Despite all the related handicaps in the fire-refining process and in the products, some companies developed different slagging agents in order to achieve the purity of tough-pitch copper while avoiding the expensive process of electrolytical refining. Nevertheless, it was difficult to decrease lead content to values lower than 15-20 weight ppm by fire-refining. The fire-refined copper produced was a high quality product, with electrical, thermal and mechanical properties very similar to electrolytically-refined copper, but because of its high lead content, it was often impossible to cast or roll, or else the final product was brittle and susceptible to breakage due to the porosity in the metal.
It is also known that a pre-heating treatment at 550-650° C. for one hour or longer before high cold-working (80% or more) on microalloys with a lead content higher than 15-20 ppm significantly decreases their annealing temperature, half-softening temperature and recrystallization temperature, and also increases the electrical conductivity. Some compositions of microalloyed copper, treated with this pre-heating process achieve similar mechanical, thermal and electrical properties to tough-pitch copper.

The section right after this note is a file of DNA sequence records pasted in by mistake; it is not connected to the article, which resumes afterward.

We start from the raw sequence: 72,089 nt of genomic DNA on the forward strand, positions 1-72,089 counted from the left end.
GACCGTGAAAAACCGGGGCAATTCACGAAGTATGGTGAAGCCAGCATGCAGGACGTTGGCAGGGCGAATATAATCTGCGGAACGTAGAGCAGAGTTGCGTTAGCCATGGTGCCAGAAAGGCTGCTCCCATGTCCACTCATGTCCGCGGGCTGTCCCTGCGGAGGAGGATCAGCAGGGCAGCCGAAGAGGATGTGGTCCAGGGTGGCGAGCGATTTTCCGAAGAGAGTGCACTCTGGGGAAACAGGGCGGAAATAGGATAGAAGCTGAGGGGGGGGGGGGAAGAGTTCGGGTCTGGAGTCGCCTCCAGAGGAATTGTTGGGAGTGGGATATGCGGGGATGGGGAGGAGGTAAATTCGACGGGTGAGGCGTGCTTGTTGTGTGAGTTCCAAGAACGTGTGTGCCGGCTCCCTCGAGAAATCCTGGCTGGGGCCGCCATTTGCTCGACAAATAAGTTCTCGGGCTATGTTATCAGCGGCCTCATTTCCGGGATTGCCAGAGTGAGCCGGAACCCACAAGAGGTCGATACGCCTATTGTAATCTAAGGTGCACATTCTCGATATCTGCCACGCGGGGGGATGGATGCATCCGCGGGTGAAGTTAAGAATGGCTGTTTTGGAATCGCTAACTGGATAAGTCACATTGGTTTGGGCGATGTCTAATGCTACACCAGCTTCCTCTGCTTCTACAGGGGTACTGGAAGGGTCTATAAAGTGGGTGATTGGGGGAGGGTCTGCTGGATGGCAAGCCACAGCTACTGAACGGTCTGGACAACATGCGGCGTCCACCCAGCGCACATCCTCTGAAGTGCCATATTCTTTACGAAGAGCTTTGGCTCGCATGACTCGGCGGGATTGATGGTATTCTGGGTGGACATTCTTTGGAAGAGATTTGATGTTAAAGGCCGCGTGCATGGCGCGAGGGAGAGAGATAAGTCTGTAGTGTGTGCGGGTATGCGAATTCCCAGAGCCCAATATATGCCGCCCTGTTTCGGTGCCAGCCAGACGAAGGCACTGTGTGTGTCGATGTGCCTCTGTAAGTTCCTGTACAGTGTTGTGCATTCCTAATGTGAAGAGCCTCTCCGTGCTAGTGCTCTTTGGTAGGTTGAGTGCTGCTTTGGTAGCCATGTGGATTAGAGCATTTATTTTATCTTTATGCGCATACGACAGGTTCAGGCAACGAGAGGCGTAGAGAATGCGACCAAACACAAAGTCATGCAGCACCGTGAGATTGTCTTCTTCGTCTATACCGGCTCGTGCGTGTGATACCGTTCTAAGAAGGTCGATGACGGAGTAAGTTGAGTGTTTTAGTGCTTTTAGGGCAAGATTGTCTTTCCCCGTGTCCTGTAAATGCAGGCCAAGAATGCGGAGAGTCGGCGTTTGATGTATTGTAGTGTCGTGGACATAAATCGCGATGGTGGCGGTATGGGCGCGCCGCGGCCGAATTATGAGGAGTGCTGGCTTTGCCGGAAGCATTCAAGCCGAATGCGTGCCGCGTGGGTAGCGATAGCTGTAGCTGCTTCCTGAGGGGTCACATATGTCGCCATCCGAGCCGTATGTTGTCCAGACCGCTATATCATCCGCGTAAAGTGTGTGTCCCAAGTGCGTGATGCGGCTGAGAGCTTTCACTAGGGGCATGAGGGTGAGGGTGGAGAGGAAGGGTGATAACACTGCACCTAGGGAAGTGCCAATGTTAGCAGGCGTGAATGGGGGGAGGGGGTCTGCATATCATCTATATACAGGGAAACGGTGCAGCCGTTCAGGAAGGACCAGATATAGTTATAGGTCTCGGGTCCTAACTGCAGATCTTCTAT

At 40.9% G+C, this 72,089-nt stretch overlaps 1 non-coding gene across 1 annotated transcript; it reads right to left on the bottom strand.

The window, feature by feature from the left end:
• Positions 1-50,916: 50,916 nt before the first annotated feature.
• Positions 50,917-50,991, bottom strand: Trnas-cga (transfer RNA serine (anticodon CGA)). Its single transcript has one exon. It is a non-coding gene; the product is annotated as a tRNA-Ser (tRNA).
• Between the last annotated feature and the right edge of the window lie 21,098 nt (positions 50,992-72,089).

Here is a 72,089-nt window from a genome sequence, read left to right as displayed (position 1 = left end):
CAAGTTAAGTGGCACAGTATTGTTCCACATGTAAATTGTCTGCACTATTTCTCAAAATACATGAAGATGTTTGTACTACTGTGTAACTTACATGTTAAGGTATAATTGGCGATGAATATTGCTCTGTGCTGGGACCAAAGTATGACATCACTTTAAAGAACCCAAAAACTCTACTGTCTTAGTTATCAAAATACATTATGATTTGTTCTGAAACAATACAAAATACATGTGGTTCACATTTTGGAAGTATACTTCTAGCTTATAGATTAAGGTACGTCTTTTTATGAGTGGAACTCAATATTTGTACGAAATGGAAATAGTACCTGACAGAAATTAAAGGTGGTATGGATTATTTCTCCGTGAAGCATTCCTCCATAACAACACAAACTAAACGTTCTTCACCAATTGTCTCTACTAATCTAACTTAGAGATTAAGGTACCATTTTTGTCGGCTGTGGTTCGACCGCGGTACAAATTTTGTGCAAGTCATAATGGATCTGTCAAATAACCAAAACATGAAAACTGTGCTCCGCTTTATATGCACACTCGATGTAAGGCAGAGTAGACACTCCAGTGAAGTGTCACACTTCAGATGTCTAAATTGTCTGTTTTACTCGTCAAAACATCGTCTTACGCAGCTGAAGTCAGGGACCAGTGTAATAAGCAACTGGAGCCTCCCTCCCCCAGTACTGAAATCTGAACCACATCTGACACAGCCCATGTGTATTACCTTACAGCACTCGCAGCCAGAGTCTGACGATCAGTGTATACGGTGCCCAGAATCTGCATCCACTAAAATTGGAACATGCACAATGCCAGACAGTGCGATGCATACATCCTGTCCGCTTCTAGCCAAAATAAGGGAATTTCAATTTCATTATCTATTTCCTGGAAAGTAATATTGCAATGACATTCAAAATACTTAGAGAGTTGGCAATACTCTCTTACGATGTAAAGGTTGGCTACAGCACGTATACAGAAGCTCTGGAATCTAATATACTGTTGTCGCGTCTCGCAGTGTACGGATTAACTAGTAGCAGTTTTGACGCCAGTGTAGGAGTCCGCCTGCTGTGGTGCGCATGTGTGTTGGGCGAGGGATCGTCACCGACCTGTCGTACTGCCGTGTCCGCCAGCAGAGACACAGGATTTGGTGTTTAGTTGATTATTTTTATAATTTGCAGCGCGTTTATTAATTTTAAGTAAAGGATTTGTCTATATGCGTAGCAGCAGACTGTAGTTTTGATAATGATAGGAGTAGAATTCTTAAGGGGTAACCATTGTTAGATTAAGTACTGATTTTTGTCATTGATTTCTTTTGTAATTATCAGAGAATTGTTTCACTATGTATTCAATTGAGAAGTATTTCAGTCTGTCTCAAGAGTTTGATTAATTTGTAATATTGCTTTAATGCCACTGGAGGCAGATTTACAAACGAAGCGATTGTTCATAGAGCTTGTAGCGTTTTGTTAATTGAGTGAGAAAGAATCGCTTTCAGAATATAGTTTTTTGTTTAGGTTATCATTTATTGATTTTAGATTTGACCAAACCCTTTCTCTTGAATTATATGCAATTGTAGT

To find a solution to the above mentioned drawbacks, the inventors have carried out investigations which have led to this invention, providing in a process for the discontinuous, semi-continuous or continuous casting of copper or microalloyed copper, the addition of lead or refining to a final concentration of lead equal to or higher than 200 weight ppm. Surprisingly-enough, this allows the casting and rolling of microalloys with impurities such as S, Se, As, Sb, Bi, Sn, Zn, Ni, Fe, Ag and Te in concentrations of the order of tens of weight ppm.
The invention refers well to an optional pre-heating treatment at 550-650° C. for 5-600 seconds which, when applied to some copper microalloys with a lead content equal to or higher than 200 weight ppm, leads to a decrease in their strain strengths, giving annealing temperatures, half-softening temperatures or recrystallization temperatures equal to or lower than 200° C., thereby obtaining mechanical, thermal and electric properties similar to ETP-CU.